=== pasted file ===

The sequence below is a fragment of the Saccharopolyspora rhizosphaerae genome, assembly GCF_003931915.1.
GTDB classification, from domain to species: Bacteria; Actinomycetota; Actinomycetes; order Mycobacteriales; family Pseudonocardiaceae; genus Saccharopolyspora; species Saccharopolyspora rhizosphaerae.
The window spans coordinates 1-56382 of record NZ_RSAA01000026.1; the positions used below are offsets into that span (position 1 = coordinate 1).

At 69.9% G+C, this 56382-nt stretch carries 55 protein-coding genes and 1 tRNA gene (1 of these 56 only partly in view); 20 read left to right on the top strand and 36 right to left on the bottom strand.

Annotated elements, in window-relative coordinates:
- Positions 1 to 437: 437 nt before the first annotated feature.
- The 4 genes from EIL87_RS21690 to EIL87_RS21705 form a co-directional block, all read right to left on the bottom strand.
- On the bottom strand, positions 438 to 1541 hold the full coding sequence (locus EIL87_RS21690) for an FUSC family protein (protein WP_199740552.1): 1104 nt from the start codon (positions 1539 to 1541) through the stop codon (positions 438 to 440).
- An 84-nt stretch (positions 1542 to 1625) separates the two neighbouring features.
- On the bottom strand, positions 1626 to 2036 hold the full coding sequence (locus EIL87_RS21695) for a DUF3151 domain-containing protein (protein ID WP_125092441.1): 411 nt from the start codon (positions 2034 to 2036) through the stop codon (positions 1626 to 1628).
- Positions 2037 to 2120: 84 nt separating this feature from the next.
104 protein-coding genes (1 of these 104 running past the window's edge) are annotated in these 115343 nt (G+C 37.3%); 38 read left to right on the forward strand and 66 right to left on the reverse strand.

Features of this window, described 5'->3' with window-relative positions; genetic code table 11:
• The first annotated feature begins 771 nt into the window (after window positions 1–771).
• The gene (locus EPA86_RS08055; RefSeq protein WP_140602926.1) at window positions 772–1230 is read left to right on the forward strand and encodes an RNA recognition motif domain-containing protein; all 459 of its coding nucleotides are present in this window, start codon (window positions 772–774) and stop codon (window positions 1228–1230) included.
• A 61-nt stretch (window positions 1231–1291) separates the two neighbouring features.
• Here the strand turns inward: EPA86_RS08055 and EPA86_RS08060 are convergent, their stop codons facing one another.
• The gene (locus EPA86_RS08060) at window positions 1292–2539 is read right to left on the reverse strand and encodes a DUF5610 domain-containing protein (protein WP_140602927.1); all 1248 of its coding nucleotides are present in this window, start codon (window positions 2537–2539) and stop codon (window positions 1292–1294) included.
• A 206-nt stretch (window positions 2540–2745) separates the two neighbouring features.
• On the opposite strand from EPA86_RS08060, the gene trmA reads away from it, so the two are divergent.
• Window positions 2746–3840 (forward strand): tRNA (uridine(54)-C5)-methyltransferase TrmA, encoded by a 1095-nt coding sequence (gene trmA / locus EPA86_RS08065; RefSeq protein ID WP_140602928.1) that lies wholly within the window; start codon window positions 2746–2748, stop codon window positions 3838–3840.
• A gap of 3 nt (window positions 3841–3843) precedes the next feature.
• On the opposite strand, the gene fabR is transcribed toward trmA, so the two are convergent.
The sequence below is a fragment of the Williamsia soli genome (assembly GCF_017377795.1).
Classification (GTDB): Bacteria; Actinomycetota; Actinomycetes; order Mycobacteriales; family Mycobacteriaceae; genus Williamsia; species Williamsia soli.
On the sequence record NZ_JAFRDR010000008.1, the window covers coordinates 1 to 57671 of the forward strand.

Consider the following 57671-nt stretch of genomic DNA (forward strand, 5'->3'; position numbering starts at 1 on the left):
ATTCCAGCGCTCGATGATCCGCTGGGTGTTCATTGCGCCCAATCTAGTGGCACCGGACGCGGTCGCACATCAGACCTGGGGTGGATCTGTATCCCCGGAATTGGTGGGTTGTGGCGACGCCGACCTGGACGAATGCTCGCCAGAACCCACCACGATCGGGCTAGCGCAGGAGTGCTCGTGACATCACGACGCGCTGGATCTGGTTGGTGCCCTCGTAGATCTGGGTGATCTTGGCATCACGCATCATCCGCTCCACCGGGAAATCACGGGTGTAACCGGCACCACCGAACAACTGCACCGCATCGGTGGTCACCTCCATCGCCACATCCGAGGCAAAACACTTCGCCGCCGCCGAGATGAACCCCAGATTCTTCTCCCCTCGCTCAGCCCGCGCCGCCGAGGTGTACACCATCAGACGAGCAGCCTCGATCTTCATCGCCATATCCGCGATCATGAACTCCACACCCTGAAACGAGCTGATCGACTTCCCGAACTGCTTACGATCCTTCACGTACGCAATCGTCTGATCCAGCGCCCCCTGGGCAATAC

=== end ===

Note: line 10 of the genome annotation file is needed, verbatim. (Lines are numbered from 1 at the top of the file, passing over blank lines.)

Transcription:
- On the bottom strand, positions 1626 to 2036 hold the full coding sequence (locus EIL87_RS21695) for a DUF3151 domain-containing protein (protein ID WP_125092441.1): 411 nt from the start codon (positions 2034 to 2036) through the stop codon (positions 1626 to 1628).